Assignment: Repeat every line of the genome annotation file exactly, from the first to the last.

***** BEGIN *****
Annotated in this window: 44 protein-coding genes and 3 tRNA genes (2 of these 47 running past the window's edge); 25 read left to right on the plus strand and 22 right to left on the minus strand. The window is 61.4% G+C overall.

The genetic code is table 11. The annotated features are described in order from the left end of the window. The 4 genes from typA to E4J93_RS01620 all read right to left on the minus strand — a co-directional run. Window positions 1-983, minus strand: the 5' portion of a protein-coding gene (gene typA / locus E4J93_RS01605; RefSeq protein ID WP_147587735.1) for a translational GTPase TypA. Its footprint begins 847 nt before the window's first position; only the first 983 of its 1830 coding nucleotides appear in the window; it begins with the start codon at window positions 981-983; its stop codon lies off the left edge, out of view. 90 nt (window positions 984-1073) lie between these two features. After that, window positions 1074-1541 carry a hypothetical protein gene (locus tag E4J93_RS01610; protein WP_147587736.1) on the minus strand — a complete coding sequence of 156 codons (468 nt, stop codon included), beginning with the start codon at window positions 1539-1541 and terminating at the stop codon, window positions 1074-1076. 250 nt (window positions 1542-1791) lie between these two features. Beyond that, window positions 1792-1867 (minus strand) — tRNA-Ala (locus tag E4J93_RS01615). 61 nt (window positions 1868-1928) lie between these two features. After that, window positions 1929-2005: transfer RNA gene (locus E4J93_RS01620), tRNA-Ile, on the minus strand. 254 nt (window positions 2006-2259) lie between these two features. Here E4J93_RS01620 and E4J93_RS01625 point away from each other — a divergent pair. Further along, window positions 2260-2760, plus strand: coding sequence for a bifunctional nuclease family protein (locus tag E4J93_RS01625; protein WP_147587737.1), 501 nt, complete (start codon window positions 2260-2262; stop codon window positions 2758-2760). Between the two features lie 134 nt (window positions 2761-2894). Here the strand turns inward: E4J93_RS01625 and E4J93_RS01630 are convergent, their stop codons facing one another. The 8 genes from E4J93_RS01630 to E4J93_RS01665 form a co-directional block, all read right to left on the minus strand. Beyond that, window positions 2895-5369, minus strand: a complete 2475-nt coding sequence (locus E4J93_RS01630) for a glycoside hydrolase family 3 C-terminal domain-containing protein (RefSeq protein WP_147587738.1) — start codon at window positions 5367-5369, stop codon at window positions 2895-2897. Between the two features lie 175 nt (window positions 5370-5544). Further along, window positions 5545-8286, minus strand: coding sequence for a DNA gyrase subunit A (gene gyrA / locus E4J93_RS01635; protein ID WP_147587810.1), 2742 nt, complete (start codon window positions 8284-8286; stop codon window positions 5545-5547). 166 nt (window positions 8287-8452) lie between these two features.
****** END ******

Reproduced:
Annotated in this window: 44 protein-coding genes and 3 tRNA genes (2 of these 47 running past the window's edge); 25 read left to right on the plus strand and 22 right to left on the minus strand. The window is 61.4% G+C overall.

The genetic code is table 11. The annotated features are described in order from the left end of the window. The 4 genes from typA to E4J93_RS01620 all read right to left on the minus strand — a co-directional run. Window positions 1-983, minus strand: the 5' portion of a protein-coding gene (gene typA / locus E4J93_RS01605; RefSeq protein ID WP_147587735.1) for a translational GTPase TypA. Its footprint begins 847 nt before the window's first position; only the first 983 of its 1830 coding nucleotides appear in the window; it begins with the start codon at window positions 981-983; its stop codon lies off the left edge, out of view. 90 nt (window positions 984-1073) lie between these two features. After that, window positions 1074-1541 carry a hypothetical protein gene (locus tag E4J93_RS01610; protein WP_147587736.1) on the minus strand — a complete coding sequence of 156 codons (468 nt, stop codon included), beginning with the start codon at window positions 1539-1541 and terminating at the stop codon, window positions 1074-1076. 250 nt (window positions 1542-1791) lie between these two features. Beyond that, window positions 1792-1867 (minus strand) — tRNA-Ala (locus tag E4J93_RS01615). 61 nt (window positions 1868-1928) lie between these two features. After that, window positions 1929-2005: transfer RNA gene (locus E4J93_RS01620), tRNA-Ile, on the minus strand. 254 nt (window positions 2006-2259) lie between these two features. Here E4J93_RS01620 and E4J93_RS01625 point away from each other — a divergent pair. Further along, window positions 2260-2760, plus strand: coding sequence for a bifunctional nuclease family protein (locus tag E4J93_RS01625; protein WP_147587737.1), 501 nt, complete (start codon window positions 2260-2262; stop codon window positions 2758-2760). Between the two features lie 134 nt (window positions 2761-2894). Here the strand turns inward: E4J93_RS01625 and E4J93_RS01630 are convergent, their stop codons facing one another. The 8 genes from E4J93_RS01630 to E4J93_RS01665 form a co-directional block, all read right to left on the minus strand. Beyond that, window positions 2895-5369, minus strand: a complete 2475-nt coding sequence (locus E4J93_RS01630) for a glycoside hydrolase family 3 C-terminal domain-containing protein (RefSeq protein WP_147587738.1) — start codon at window positions 5367-5369, stop codon at window positions 2895-2897. Between the two features lie 175 nt (window positions 5370-5544). Further along, window positions 5545-8286, minus strand: coding sequence for a DNA gyrase subunit A (gene gyrA / locus E4J93_RS01635; protein ID WP_147587810.1), 2742 nt, complete (start codon window positions 8284-8286; stop codon window positions 5545-5547). 166 nt (window positions 8287-8452) lie between these two features.